(Assuming the inner baz is supposed to be `void baz(this T)() {}`.)
Sure :-)
 You'd still have to instantiate the inner baz in order to get a delegate
 of it. But even if we figured out how to do that, my guess is you don't
 want to specify `this T` explicitly.

 So how about a function literal:

      void delegate() aBaz = () => c.baz!(int, float)();
Yeah, that's the solution I was thinking about, but I don't know how much of a performance hit the extra function call would be... would the function literal extra indirection layer be eventually optimised out?
 That's right if you want to pass `args` explicitly, but `this`
 implicitly. If specifying `args` via IFTI is an option, then this works,
 too:

 ----
 class C {
      void baz(this T, args...)(args) {}
 }

 void main() {
      C c = new C();
      void delegate() aBaz = () => c.baz(1, 2.3, "four");
 }
 ----

 A function literal again, because you have to call baz in order to
 instantiate it (or you have specify `this T` and `args` explicitly). But
 you can't get a delegate from a call.
This wouldn't work in my case because the arguments ("args") are string themselves, so the function call needs to look like: c.baz!("one","two"); and not: c.baz("one","two"); The reasons for that are a bit more complex, but let's say that in this case I need the strings to be in the template parameters, I use those strings to create an AliasSeq of values of different types that is then sent to a "proper" variadic templated function. Off topic, if anyone knows how to create a va_list dynamically, that would save me a lot of problems!!
Jul 31
parent ag0aep6g <anonymous example.com> writes:
On 07/31/2017 01:59 PM, Arafel wrote:
 On 07/31/2017 12:14 PM, ag0aep6g wrote:
[...]
  > You'd have to instantiate the inner template, too. Something like
  > `&c.baz!"a".baz!()`, but that doesn't work. I don't know how you could
  > make it work.
  >
 I tried this as well, and couldn't make it work either. Do you know if 
 it's supposed to work? I mean, do the spec mention this?
I don't think that exact syntax is supposed to work. When you instantiate a non-eponymous template, you get a template instantiation with members which you can access. With an eponymous template, you get the eponymous member, nothing else. There's no way to get the members of the template by name then. Ideally, I'd say this would work: `&c.baz!"a"!()`. But that's not valid syntax. With a free template, you can make an alias of the first instantiation and then use that to instantiate the second time: ---- template baz(string S) { void baz()() {} } alias baz1 = baz!"a"; void function() aBaz = &baz1!(); ---- Could this work when the template is a class member? ---- class C { template baz(string S) { void baz()() {} } } void main() { C c = new C(); alias baz1 = c.baz!"a"; // void delegate() aBaz = &baz1!(); // doesn't work pragma(msg, typeof(&baz1!())); // void function() pure nothrow nogc safe } ---- We see that `&baz!()` is a function pointer, not a delegate. Looks like `this` got lost along the way. No idea if this is a bug or expected. It might be possible to hack around the issue by building the delegate manually: ---- C c = new C(); alias baz1 = c.baz!"a"; void delegate() aBaz; aBaz.funcptr = &baz1!(); aBaz.ptr = cast(void*) c; ---- That *seems* to work, but I'm not at all sure if it's actually correct. [...]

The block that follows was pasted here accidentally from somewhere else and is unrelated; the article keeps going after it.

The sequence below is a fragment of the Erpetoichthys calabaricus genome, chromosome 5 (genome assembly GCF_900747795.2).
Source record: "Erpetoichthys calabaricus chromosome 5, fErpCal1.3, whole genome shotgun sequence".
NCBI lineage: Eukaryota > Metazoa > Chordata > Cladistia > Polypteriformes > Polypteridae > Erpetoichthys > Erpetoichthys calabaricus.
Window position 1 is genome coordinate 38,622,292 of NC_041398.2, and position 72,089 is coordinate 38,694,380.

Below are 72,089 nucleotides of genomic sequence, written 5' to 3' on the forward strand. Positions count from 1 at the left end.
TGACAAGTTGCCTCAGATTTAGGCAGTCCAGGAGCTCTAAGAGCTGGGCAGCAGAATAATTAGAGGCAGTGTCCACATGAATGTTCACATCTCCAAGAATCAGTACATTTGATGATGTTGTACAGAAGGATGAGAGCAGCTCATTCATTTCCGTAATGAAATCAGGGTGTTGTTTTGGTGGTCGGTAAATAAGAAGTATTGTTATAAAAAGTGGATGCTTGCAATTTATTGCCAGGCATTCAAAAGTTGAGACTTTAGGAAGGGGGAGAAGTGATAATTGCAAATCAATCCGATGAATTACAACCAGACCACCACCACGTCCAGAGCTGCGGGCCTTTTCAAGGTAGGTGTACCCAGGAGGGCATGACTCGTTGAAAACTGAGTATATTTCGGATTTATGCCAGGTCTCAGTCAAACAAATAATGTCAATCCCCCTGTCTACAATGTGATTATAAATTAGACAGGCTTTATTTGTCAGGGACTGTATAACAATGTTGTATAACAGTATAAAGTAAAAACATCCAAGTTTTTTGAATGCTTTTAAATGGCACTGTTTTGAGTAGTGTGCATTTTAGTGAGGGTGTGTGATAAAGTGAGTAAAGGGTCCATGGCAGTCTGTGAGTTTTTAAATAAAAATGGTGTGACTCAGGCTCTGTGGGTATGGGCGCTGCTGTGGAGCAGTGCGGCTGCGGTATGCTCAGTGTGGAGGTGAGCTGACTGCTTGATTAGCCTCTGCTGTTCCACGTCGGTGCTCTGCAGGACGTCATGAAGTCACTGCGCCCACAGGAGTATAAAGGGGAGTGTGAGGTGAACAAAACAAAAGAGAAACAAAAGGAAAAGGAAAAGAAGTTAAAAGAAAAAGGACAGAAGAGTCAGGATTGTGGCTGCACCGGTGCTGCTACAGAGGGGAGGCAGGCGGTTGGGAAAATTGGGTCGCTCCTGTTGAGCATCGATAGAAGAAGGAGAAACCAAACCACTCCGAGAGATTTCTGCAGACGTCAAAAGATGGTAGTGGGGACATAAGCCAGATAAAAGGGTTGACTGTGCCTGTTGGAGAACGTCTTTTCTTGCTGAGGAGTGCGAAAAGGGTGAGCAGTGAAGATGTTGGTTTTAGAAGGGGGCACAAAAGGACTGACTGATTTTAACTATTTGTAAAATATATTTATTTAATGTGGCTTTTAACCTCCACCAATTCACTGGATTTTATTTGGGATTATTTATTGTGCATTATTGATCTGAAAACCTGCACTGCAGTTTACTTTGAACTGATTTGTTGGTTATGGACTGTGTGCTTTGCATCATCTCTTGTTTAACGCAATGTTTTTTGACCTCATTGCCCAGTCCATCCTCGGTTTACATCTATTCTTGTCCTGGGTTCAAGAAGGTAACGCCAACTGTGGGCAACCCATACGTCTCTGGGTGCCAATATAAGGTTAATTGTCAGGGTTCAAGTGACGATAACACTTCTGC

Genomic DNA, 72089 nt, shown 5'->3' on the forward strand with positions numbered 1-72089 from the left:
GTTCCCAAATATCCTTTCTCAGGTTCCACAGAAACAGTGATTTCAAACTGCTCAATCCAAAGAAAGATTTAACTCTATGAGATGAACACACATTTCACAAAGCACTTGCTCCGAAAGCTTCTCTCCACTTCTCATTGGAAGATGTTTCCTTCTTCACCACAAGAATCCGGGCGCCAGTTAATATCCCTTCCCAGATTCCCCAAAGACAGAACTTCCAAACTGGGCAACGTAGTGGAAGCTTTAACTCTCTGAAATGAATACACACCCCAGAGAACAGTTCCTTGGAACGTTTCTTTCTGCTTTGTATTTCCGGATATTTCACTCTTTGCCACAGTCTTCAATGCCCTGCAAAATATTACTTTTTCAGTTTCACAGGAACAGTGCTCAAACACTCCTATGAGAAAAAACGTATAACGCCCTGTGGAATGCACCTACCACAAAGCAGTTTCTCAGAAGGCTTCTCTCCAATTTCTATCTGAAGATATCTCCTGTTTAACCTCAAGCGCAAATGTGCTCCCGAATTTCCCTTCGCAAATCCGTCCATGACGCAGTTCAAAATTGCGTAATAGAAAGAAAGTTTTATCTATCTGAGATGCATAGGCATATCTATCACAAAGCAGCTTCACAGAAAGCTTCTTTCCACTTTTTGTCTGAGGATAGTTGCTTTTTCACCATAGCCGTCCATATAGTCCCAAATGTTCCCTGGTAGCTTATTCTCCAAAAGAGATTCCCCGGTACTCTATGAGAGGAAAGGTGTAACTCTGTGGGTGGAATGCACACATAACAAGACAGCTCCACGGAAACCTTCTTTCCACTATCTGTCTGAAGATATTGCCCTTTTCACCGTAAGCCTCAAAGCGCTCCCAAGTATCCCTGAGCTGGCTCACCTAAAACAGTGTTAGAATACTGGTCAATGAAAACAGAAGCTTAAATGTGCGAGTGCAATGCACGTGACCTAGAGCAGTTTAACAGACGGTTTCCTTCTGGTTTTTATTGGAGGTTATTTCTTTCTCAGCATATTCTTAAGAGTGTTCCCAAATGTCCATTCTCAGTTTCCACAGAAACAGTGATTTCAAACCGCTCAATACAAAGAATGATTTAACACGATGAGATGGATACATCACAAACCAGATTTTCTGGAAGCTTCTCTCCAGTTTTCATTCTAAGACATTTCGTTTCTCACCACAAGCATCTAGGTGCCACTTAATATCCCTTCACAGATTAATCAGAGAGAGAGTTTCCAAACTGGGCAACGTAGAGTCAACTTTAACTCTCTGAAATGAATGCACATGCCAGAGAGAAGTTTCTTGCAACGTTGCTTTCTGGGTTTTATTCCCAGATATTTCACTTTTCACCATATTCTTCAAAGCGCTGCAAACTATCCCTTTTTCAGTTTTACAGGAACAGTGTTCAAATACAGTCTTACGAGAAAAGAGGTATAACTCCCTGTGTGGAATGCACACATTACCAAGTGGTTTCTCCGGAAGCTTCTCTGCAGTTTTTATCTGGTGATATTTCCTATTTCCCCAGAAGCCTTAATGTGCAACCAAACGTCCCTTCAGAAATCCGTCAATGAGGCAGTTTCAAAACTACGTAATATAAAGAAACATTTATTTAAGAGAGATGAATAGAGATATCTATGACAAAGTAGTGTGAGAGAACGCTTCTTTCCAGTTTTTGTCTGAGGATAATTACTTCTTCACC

OK, not directly with the "this" parameter... those you have to include 
 explicitly. However, this seems to be an unrelated problem: the "this T" 
 parameter seems to be only automatically deducted during function calls. 
 Even this doesn't work:
 
 ```
 class A {
      template foo(this T) {
          void bar() {
              import std.stdio;
              writeln(typeid(T));
          }
      }
 }
 
 void main() {
      A a = new A();
      a.foo.bar();
 }
 ```
 
 But I think that's a completely separate issue (would that be a bug, 
 btw?) It's of course a trivial issue here, but it's just an example.
 
 What use is it to allow "this T" parameters in raw template declarations 
 if they are not going to be automatically filled?
I don't think it's a bug. The spec says that "TemplateThisParameters are used in member function templates" [1]. And it only shows the feature working with calls. So that's apparently the only case that has been considered and is expected to work. It might be worthwhile to explore if the feature can be expanded beyond calls. No idea what the difficulties would be. [...]
  > So how about a function literal:
  >
  >      void delegate() aBaz = () => c.baz!(int, float)();
  >
 Yeah, that's the solution I was thinking about, but I don't know how 
 much of a performance hit the extra function call would be... would the 
 function literal extra indirection layer be eventually optimised out?
I don't know. [1] https://dlang.org/spec/template.html#template_this_parameter
Jul 31